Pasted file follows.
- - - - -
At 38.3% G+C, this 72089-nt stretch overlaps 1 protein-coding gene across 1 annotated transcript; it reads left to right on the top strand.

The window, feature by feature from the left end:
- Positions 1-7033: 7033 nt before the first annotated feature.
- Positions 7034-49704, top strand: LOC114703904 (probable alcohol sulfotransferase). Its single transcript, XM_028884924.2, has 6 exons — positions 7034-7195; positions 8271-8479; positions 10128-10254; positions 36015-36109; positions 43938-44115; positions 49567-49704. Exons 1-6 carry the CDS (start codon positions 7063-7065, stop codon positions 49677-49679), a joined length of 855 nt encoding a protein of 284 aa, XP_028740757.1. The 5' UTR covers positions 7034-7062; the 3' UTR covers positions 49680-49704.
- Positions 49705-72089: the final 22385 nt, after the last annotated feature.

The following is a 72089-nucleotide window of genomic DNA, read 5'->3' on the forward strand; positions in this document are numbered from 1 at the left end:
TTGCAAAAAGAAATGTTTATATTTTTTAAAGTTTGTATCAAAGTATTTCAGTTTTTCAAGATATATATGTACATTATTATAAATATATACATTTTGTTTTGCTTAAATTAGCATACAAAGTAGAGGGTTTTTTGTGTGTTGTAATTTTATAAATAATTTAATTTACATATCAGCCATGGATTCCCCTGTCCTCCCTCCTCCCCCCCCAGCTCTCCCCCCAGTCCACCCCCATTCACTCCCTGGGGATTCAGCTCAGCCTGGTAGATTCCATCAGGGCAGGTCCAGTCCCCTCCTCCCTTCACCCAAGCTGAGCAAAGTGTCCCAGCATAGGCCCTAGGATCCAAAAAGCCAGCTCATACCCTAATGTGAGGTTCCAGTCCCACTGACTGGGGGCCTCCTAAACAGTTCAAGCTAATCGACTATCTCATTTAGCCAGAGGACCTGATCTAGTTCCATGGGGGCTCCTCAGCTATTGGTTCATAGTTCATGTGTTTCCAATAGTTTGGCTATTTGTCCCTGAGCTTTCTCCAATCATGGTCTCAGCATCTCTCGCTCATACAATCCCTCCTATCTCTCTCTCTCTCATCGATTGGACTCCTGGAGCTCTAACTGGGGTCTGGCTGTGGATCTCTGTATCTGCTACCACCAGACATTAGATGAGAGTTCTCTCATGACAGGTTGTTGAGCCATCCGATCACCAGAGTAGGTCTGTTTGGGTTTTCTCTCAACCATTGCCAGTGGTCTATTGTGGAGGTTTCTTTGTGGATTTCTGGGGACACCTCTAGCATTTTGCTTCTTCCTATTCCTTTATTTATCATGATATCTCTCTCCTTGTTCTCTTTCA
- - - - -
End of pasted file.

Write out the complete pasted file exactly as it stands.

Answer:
At 38.3% G+C, this 72089-nt stretch overlaps 1 protein-coding gene across 1 annotated transcript; it reads left to right on the top strand.

The window, feature by feature from the left end:
- Positions 1-7033: 7033 nt before the first annotated feature.
- Positions 7034-49704, top strand: LOC114703904 (probable alcohol sulfotransferase). Its single transcript, XM_028884924.2, has 6 exons — positions 7034-7195; positions 8271-8479; positions 10128-10254; positions 36015-36109; positions 43938-44115; positions 49567-49704. Exons 1-6 carry the CDS (start codon positions 7063-7065, stop codon positions 49677-49679), a joined length of 855 nt encoding a protein of 284 aa, XP_028740757.1. The 5' UTR covers positions 7034-7062; the 3' UTR covers positions 49680-49704.
- Positions 49705-72089: the final 22385 nt, after the last annotated feature.

The following is a 72089-nucleotide window of genomic DNA, read 5'->3' on the forward strand; positions in this document are numbered from 1 at the left end:
TTGCAAAAAGAAATGTTTATATTTTTTAAAGTTTGTATCAAAGTATTTCAGTTTTTCAAGATATATATGTACATTATTATAAATATATACATTTTGTTTTGCTTAAATTAGCATACAAAGTAGAGGGTTTTTTGTGTGTTGTAATTTTATAAATAATTTAATTTACATATCAGCCATGGATTCCCCTGTCCTCCCTCCTCCCCCCCCAGCTCTCCCCCCAGTCCACCCCCATTCACTCCCTGGGGATTCAGCTCAGCCTGGTAGATTCCATCAGGGCAGGTCCAGTCCCCTCCTCCCTTCACCCAAGCTGAGCAAAGTGTCCCAGCATAGGCCCTAGGATCCAAAAAGCCAGCTCATACCCTAATGTGAGGTTCCAGTCCCACTGACTGGGGGCCTCCTAAACAGTTCAAGCTAATCGACTATCTCATTTAGCCAGAGGACCTGATCTAGTTCCATGGGGGCTCCTCAGCTATTGGTTCATAGTTCATGTGTTTCCAATAGTTTGGCTATTTGTCCCTGAGCTTTCTCCAATCATGGTCTCAGCATCTCTCGCTCATACAATCCCTCCTATCTCTCTCTCTCTCATCGATTGGACTCCTGGAGCTCTAACTGGGGTCTGGCTGTGGATCTCTGTATCTGCTACCACCAGACATTAGATGAGAGTTCTCTCATGACAGGTTGTTGAGCCATCCGATCACCAGAGTAGGTCTGTTTGGGTTTTCTCTCAACCATTGCCAGTGGTCTATTGTGGAGGTTTCTTTGTGGATTTCTGGGGACACCTCTAGCATTTTGCTTCTTCCTATTCCTTTATTTATCATGATATCTCTCTCCTTGTTCTCTTTCA